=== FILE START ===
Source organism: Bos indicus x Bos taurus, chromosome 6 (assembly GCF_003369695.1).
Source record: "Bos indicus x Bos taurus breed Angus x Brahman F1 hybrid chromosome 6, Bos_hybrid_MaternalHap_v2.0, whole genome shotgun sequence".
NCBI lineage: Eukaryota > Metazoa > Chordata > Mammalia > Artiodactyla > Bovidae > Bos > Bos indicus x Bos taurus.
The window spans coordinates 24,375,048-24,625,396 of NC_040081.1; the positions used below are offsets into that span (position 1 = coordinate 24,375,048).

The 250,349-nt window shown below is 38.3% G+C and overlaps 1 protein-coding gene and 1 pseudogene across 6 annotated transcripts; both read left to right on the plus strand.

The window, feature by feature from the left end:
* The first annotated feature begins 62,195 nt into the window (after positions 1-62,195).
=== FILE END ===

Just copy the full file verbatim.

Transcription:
Source organism: Bos indicus x Bos taurus, chromosome 6 (assembly GCF_003369695.1).
Source record: "Bos indicus x Bos taurus breed Angus x Brahman F1 hybrid chromosome 6, Bos_hybrid_MaternalHap_v2.0, whole genome shotgun sequence".
NCBI lineage: Eukaryota > Metazoa > Chordata > Mammalia > Artiodactyla > Bovidae > Bos > Bos indicus x Bos taurus.
The window spans coordinates 24,375,048-24,625,396 of NC_040081.1; the positions used below are offsets into that span (position 1 = coordinate 24,375,048).

The 250,349-nt window shown below is 38.3% G+C and overlaps 1 protein-coding gene and 1 pseudogene across 6 annotated transcripts; both read left to right on the plus strand.

The window, feature by feature from the left end:
* The first annotated feature begins 62,195 nt into the window (after positions 1-62,195).